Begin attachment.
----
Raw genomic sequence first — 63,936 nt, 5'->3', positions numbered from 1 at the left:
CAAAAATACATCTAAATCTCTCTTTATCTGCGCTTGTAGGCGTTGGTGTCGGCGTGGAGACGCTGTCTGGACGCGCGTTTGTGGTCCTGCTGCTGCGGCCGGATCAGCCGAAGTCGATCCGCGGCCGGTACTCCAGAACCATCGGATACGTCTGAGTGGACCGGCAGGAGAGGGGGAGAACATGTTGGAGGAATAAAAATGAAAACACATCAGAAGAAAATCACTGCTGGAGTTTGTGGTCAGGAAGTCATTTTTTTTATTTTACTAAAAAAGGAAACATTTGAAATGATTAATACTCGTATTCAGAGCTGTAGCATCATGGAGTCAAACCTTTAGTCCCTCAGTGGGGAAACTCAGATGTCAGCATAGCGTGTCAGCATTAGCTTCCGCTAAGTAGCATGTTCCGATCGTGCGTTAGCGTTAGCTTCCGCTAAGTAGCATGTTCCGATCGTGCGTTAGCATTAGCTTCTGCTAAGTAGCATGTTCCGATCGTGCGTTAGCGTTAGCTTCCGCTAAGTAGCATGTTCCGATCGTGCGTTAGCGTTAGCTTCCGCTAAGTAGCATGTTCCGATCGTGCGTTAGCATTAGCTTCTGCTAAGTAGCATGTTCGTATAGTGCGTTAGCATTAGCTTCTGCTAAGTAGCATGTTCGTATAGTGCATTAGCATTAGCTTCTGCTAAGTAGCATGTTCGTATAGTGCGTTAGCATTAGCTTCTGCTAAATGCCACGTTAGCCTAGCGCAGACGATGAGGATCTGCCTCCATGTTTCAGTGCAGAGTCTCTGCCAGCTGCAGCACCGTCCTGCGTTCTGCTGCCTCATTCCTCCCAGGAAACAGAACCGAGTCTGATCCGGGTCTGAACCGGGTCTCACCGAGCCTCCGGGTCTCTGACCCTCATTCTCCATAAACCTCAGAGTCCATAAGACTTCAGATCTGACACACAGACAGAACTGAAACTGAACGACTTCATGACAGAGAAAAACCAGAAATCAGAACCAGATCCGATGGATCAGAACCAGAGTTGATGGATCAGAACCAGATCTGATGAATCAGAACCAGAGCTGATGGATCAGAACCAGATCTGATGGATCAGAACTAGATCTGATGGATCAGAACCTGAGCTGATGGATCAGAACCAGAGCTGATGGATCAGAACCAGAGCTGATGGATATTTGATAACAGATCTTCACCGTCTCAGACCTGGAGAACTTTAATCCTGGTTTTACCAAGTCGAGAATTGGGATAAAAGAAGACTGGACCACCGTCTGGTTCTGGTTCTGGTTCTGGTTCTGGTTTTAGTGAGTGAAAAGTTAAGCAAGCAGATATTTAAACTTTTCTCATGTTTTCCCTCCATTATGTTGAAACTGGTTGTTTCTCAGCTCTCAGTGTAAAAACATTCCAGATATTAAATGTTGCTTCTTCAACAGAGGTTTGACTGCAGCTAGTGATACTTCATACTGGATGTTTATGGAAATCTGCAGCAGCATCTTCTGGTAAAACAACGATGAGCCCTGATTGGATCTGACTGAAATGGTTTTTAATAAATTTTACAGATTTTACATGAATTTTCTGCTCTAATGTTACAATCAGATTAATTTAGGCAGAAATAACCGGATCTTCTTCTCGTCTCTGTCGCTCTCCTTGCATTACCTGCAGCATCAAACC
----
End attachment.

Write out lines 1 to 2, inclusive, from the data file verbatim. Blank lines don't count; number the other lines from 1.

Raw genomic sequence first — 63,936 nt, 5'->3', positions numbered from 1 at the left:
CAAAAATACATCTAAATCTCTCTTTATCTGCGCTTGTAGGCGTTGGTGTCGGCGTGGAGACGCTGTCTGGACGCGCGTTTGTGGTCCTGCTGCTGCGGCCGGATCAGCCGAAGTCGATCCGCGGCCGGTACTCCAGAACCATCGGATACGTCTGAGTGGACCGGCAGGAGAGGGGGAGAACATGTTGGAGGAATAAAAATGAAAACACATCAGAAGAAAATCACTGCTGGAGTTTGTGGTCAGGAAGTCATTTTTTTTATTTTACTAAAAAAGGAAACATTTGAAATGATTAATACTCGTATTCAGAGCTGTAGCATCATGGAGTCAAACCTTTAGTCCCTCAGTGGGGAAACTCAGATGTCAGCATAGCGTGTCAGCATTAGCTTCCGCTAAGTAGCATGTTCCGATCGTGCGTTAGCGTTAGCTTCCGCTAAGTAGCATGTTCCGATCGTGCGTTAGCATTAGCTTCTGCTAAGTAGCATGTTCCGATCGTGCGTTAGCGTTAGCTTCCGCTAAGTAGCATGTTCCGATCGTGCGTTAGCGTTAGCTTCCGCTAAGTAGCATGTTCCGATCGTGCGTTAGCATTAGCTTCTGCTAAGTAGCATGTTCGTATAGTGCGTTAGCATTAGCTTCTGCTAAGTAGCATGTTCGTATAGTGCATTAGCATTAGCTTCTGCTAAGTAGCATGTTCGTATAGTGCGTTAGCATTAGCTTCTGCTAAATGCCACGTTAGCCTAGCGCAGACGATGAGGATCTGCCTCCATGTTTCAGTGCAGAGTCTCTGCCAGCTGCAGCACCGTCCTGCGTTCTGCTGCCTCATTCCTCCCAGGAAACAGAACCGAGTCTGATCCGGGTCTGAACCGGGTCTCACCGAGCCTCCGGGTCTCTGACCCTCATTCTCCATAAACCTCAGAGTCCATAAGACTTCAGATCTGACACACAGACAGAACTGAAACTGAACGACTTCATGACAGAGAAAAACCAGAAATCAGAACCAGATCCGATGGATCAGAACCAGAGTTGATGGATCAGAACCAGATCTGATGAATCAGAACCAGAGCTGATGGATCAGAACCAGATCTGATGGATCAGAACTAGATCTGATGGATCAGAACCTGAGCTGATGGATCAGAACCAGAGCTGATGGATCAGAACCAGAGCTGATGGATATTTGATAACAGATCTTCACCGTCTCAGACCTGGAGAACTTTAATCCTGGTTTTACCAAGTCGAGAATTGGGATAAAAGAAGACTGGACCACCGTCTGGTTCTGGTTCTGGTTCTGGTTCTGGTTTTAGTGAGTGAAAAGTTAAGCAAGCAGATATTTAAACTTTTCTCATGTTTTCCCTCCATTATGTTGAAACTGGTTGTTTCTCAGCTCTCAGTGTAAAAACATTCCAGATATTAAATGTTGCTTCTTCAACAGAGGTTTGACTGCAGCTAGTGATACTTCATACTGGATGTTTATGGAAATCTGCAGCAGCATCTTCTGGTAAAACAACGATGAGCCCTGATTGGATCTGACTGAAATGGTTTTTAATAAATTTTACAGATTTTACATGAATTTTCTGCTCTAATGTTACAATCAGATTAATTTAGGCAGAAATAACCGGATCTTCTTCTCGTCTCTGTCGCTCTCCTTGCATTACCTGCAGCATCAAACC